Additionally, there is an internal HD camera, allowing you to peek in and see how progress is coming easily. This could be for fun, as it is always neat to see how things are progressing. Or it can save on time and material costs in the case of a mistake or malfunction.

Best under $1,000: FlashForge Adventurer 4 Pro

Best under $1,000

FlashForge Adventurer 4 Pro

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Why it made the cut: The price is right on the best of the popular Adventurer series from FlashForge.

Specs

  • Size: 500 x 470 x 540 mm
  • Build volume: 220 x 200 x 250 mm
  • Materials supported: ABS, PLA, PETG, PLA-CF, PETG-CF

Pros

  • Intense 30-point auto-leveling sensor
  • Up to 300mm/s build speed
  • HEPA 13 air filter
  • Internal camera allows for time-lapse video production

Cons

  • Finicky WiFi connection

Currently, we recognize FlashForge 3D printers as popular, easy-to-use models that produce consistent results. The FlashForge Adventurer 4 Pro is no different, creating at speeds up to 300mm/s through a 0.4mm nozzle.

The FlashForge Adventurer 4 Pro provides the perfect level of quality for the price. It brings in many features that are effortless to use but inevitably improve the quality of your print. While it only takes three points to make a plane, this 3D printer uses a 30-point leveling system automatically.

One of the most frustrating things about having an enclosure is the reduced visibility of the print area. The FlashForge Adventurer 4 Pro avoids this by providing an internal camera view accessible via the PolarCloud app. While this in and of itself isn’t too special, the FlashForge Adventurer 4 Pro provides a 100-image time-lapse build video for you to see the finer points of the creation of your printer. These features easily place the FlashForge Adventurer 4 Pro as the best enclosed 3D printer for those wanting to analyze model building in detail.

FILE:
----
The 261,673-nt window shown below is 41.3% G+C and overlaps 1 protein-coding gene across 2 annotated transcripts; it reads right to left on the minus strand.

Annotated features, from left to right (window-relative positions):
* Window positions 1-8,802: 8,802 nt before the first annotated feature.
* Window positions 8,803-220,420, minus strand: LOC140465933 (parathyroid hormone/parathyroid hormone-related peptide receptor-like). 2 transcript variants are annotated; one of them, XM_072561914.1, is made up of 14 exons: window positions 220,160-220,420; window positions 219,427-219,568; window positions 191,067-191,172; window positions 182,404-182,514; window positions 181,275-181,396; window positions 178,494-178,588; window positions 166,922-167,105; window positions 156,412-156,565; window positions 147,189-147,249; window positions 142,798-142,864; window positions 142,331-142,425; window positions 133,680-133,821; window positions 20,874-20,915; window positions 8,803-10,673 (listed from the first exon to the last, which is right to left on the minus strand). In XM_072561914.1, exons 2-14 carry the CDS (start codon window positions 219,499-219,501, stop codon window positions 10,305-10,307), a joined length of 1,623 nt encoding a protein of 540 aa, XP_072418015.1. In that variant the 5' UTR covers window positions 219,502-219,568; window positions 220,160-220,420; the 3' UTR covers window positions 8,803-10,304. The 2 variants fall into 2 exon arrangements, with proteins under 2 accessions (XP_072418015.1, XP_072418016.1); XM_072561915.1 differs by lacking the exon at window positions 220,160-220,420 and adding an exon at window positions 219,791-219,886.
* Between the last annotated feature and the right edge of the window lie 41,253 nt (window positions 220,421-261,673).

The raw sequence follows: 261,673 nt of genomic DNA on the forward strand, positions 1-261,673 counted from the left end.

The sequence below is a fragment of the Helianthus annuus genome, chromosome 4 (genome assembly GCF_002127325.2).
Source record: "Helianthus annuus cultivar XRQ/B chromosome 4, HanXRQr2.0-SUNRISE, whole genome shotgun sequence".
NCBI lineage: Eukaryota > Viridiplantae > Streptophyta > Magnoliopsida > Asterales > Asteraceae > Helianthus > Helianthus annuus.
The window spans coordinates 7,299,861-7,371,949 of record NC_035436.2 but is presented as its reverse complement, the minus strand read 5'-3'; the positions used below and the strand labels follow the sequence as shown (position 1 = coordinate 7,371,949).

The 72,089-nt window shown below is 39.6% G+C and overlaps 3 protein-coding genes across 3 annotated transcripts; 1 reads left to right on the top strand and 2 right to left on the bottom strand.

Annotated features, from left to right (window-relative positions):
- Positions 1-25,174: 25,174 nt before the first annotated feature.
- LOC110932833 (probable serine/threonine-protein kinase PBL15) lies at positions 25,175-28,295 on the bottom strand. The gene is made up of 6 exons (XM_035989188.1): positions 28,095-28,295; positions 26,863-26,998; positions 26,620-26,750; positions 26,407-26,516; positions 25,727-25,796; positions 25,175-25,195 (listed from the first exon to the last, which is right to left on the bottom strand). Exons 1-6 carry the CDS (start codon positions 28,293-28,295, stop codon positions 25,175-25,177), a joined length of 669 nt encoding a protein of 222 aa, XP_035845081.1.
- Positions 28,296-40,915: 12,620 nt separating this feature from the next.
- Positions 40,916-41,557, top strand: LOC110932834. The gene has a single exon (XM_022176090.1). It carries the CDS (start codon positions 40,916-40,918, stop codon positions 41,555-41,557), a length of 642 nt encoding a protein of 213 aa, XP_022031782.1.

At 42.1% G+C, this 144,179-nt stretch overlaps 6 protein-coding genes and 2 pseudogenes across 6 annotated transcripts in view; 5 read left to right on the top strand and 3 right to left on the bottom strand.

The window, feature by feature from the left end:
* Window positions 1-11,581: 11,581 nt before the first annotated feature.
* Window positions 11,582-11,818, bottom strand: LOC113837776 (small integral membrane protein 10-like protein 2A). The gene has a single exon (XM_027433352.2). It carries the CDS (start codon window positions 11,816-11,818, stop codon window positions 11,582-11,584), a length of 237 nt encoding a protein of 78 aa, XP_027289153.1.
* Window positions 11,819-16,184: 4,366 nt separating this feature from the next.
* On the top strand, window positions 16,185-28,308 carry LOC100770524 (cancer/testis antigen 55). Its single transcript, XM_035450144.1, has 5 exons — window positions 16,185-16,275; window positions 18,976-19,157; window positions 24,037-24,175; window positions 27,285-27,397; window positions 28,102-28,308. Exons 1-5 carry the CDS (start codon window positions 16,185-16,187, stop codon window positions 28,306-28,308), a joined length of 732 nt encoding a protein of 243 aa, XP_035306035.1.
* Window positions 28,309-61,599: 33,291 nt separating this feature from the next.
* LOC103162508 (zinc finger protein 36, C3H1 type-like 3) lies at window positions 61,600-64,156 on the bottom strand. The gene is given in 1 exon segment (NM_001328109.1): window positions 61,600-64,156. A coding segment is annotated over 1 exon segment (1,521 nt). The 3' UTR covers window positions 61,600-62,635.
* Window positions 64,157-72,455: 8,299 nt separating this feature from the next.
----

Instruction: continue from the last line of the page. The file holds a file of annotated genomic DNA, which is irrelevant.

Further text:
Best high speed: Bambu Lab X1-Carbon Combo 3D Printer

Best high speed

Bambu Lab X1-Carbon Combo 3D Printer

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Why it made the cut: This enclosed 3D printer can print up to 500mm/s in four simultaneous filament outputs.

Specs

  • Size: 389 x 389 x 457 mm
  • Build volume: 256 x 256 x 256 mm
  • Materials supported: PLA, PETG, TPU, ABS, ASA, PVA, PET

Pros

  • Holds four filament spools at once for multi-color action
  • Anti-failure detection systems
  • 7-micron lidar resolution
  • AI-based first-layer inspection

Cons

  • Chamber camera sold separately

As far as commercially available enclosed 3D printers go, the Bambu Lab X1-Carbon Combo 3D Printer features some of the best technical specs. With a default of four filament inputs (it can go up to 16), this printer puts out up to 32 cubic millimeters of filament at a rate of 500 horizontal millimeters per second. This, combined with a great resolution, makes this device high-powered, technically sound, and the best 3D printer for cosplay and other hobbies.

If you’re familiar with entry-level models of 3D printers, you’ll certainly be familiar with first-layer issues. Sometimes, that first bit of filament just doesn’t stick properly or will come out a bit weird. With any luck, on an open printer, you can pull a bad blob of filament away. It’s not so easy on an enclosed printer. However, this is not an issue with the Bambu due to an AI-based inspection system that detects problems with the first layer in a calculated manner.

One of the few problems with the Bambu Lab X1-Carbon Combo 3D Printer is that our ability to inspect its insides during printing is somewhat limited. While there is a slot for the chamber camera, you’ll have to purchase it separately.

Best simple: Monoprice Voxel

Best simple

Monoprice Voxel

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Why it made the cut: Ready to grow in complexity with you, this 3D printer can be bought at a very reasonable price.

Specs

  • Size: 15.7 x 15 x 15.9 inches
  • Build volume: 6.9 x 6.9 x 6.9 inches
  • Materials supported: ABS, PLA, Wood Fill, Copper Fill, Steel Fill, Bronze Fill

Pros

  • Internal HD camera
  • Internal memory
  • Easy nozzle replacement
  • Very reasonable pricing

Cons

  • Relatively slow print speed